WOODS OF YPRES
Just like you should never judge a book by its cover, neither should you judge an album by its cover, and this album is a particular case in point. By the looks of the cover (and the band’s logo), and not previously knowing anything about the band at all, I had initially assumed Woods of Ypres might be some kind of epic black metal (though they were a black metal band in their early days), but then again the track titles didn’t give that impression. Indeed, on listening to the first track, ‘Shards of Love’, I was quite taken in (maybe it was the oboe, you don’t hear that much oboe in metal!); doomy, well-produced and vocally (being powerfully bass-baritone) lying somewhere between Pete Steele of Type O Negative and Brad Roberts of fellow Canadians Crash Test Dummies. But, after this, well, I had an ongoing problem with the album. Perhaps it’s because I tried listening to it on the way to work (and this is far from motivation Monday morning music) or perhaps it’s because the lyrical matter is particularly dark and depressing, though it’s possible there’s a dark, tongue-in-cheek humour à la Type O Negative to it all - either that or they’ve gone down the route of Stabbing Westward’s ‘Ungod’, where by the end of the album you were sick to the back teeth of hearing “oh my girlfriend’s left me, oh I’m so depressed”. Either way I haven’t got past track four many times before I’ve had to put on something upbeat, happy and musically palette-cleansing. As Woods of Ypres have recently signed to Earache Records, with new album ‘Woods 5: You Were The Light’ due for release in late 2011, ‘Woods 4…’ is actually a re-release of an album originally released in 2009 on Practical Arts Records. The vocal production is extremely slick; seemingly highly-processed in places (without seeming out of place), with the vocal style of frontman David Gold moving seamlessly between the clean-sung lush deep tones and grittier growls, and the musical production, whilst harking back to early ‘90s doom in places, is especially fitting and adequate throughout, with very solid and well-executed guitars and drumming. Flitting from slow, chugging classic doom (‘Everything I Touch Turns to Gold…Then to Coal’), to vocal lines that could have been plucked straight from a Type O song (‘By The Time You Read This…’), to almost groovy elements (‘…And I Am Pining For You’), to exquisite acoustic and vocal interludes (‘You Are Here With Me…’), to much heavier elements later on the album, it’s pleasing to find that it’s not an album ridden with a monotonous style, as are some doom albums, but being consistently down-tuned and predominately minor in key, it’s not exactly the easiest of rides if you’re not in the right mood for it. It’s one long ride of an album, but on getting past those first four tracks, it’s actually proved to be a surprisingly good and varied album and one that, to be honest, is incredibly well-written and way more enjoyable than initially anticipated (if you don’t get too bogged down by the lyrical matter). So, after nearly 80 minutes of gloriously lush vocals and music (and more gorgeous oboe), it’s got me sold. I admit defeat. It’s a fantastic chunky wedge of doom and if this is your bag, you won’t go far wrong in getting hold of a copy. Damn, I hate being proved wrong…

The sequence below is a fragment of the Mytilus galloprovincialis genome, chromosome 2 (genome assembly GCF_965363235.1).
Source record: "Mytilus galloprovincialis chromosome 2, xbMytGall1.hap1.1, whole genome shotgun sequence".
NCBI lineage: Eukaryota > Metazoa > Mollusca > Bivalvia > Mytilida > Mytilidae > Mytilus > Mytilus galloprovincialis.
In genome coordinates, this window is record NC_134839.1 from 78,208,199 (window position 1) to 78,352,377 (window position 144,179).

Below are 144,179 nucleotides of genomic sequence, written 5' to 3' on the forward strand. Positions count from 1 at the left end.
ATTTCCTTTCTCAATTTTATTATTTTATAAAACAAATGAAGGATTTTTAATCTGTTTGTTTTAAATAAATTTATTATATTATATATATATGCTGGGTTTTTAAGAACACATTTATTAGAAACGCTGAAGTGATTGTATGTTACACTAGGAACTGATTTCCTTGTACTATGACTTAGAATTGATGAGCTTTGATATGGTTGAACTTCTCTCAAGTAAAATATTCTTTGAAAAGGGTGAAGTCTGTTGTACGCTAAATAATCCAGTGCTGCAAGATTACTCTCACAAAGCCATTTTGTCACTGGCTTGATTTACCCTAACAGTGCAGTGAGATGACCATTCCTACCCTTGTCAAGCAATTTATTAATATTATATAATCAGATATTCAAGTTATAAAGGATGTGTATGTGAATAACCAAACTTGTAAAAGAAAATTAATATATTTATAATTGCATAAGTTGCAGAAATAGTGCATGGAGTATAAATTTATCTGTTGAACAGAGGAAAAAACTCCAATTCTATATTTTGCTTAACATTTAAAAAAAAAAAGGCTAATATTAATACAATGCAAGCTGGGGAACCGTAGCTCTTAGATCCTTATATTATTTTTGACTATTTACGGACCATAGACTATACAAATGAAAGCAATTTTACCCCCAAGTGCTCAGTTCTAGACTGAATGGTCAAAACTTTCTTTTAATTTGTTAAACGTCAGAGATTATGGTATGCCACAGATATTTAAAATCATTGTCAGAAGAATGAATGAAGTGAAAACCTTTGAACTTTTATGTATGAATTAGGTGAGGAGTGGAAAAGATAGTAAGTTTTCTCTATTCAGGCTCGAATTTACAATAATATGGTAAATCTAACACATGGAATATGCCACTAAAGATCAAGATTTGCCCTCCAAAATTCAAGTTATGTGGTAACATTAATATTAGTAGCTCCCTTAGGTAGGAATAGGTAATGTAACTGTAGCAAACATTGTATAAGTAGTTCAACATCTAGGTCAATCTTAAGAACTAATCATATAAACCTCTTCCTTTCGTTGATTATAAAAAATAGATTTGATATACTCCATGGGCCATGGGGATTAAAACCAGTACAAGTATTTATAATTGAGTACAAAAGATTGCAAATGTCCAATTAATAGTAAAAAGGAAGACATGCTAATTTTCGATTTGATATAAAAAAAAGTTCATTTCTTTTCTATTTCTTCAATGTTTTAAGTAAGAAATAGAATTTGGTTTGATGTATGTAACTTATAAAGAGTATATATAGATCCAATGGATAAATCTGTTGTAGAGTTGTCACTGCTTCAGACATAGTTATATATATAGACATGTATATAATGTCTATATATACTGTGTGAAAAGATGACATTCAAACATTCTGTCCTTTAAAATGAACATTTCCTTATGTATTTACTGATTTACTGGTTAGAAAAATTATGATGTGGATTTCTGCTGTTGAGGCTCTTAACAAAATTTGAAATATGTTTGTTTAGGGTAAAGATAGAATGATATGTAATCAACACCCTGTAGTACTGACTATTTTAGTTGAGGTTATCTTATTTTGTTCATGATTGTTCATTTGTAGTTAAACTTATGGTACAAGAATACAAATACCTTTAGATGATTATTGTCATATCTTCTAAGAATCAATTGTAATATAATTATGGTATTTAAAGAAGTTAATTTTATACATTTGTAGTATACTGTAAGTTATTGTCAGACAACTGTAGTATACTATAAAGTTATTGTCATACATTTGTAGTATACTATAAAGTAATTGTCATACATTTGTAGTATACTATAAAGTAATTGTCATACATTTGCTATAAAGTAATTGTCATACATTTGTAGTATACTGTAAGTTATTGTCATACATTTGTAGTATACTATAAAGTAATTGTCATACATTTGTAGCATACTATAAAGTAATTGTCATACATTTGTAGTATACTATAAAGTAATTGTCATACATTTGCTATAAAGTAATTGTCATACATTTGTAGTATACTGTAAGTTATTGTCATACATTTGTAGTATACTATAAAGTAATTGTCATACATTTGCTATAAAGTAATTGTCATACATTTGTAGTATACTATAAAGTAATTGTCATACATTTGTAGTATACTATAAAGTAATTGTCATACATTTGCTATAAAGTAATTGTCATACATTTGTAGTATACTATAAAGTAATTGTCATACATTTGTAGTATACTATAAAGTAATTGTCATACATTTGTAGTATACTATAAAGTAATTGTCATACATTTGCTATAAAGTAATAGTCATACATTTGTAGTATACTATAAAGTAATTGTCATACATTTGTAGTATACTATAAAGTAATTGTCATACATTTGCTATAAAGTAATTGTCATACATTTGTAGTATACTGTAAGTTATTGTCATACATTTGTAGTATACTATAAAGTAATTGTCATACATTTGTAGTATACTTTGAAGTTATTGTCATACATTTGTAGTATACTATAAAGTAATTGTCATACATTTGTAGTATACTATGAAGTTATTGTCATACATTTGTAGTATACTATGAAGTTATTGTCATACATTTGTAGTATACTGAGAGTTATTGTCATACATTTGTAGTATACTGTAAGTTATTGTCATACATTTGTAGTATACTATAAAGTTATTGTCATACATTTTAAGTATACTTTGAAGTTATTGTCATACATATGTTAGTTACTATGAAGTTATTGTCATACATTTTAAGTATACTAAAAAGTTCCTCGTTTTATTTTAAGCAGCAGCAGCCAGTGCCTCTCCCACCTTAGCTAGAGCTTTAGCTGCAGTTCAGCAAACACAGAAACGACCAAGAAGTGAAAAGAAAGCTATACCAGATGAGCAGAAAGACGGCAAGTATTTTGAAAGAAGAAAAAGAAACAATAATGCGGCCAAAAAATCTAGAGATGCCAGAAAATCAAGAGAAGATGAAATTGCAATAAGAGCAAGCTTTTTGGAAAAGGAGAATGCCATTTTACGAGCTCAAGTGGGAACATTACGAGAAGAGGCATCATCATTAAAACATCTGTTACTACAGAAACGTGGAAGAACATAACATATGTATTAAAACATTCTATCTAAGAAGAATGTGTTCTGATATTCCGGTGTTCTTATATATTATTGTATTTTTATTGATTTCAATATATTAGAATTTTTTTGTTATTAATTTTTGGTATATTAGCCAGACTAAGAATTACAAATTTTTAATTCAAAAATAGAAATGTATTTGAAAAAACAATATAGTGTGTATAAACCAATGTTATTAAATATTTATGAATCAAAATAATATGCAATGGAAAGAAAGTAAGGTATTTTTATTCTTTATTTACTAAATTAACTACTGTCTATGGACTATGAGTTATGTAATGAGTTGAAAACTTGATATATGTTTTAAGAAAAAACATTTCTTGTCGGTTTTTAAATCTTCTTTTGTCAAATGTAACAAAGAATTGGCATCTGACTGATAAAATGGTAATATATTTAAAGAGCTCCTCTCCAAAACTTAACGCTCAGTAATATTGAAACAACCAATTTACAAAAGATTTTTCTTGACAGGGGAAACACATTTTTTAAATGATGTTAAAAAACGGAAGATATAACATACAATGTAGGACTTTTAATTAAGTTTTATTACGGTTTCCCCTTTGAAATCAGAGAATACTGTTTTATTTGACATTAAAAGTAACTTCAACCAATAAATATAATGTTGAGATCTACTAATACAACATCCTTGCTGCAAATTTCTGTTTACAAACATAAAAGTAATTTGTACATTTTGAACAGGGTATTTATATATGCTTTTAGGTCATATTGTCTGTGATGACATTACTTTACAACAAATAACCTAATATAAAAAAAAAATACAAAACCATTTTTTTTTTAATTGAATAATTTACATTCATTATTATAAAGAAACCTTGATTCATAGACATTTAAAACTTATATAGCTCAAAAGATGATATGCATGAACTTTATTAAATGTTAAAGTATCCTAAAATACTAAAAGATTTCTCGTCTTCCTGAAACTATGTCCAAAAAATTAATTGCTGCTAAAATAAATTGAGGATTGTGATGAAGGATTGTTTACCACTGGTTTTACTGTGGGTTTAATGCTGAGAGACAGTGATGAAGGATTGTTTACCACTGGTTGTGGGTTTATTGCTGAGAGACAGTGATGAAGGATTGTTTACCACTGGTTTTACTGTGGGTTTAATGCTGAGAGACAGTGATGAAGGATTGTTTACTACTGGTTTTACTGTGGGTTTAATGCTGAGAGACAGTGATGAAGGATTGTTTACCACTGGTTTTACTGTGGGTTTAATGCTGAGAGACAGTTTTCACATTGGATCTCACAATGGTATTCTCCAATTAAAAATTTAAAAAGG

WOODS 4: THE GREEN ALBUM
Review by Hannah Sylvester
14th March 2011
1) Shards Of Love; 2) Everything I Touch Turns To Gold (Then To Coal); 3) By The Time You Read This (I Will Already Be Dead); 4) I Was Buried In Mount Pleasant Cemetery; 5) Dirty Window Of Opportunity: "Can You Get Here In 10 Days?"; 6) ...And I Am Pining (For You); 7) Wet Leather; 8) Suicide Cargoload (Drag That Weight); 9) Halves And Quarters; 10) You Are Here With Me (In This Sequence Of Dreams); 11) Retrosleep In The Morning Calm; 12) Don't Open The Wounds / Skywide Armspread; 13) Natural Technologies; 14) Mirror Reflection & The Hammer Reinvention; 15) To Long Life In The "Limbo Union"; 16) Move On!
COUNTRY OF ORIGIN:
"...nearly 80 minutes of gloriously lush vocals and music..."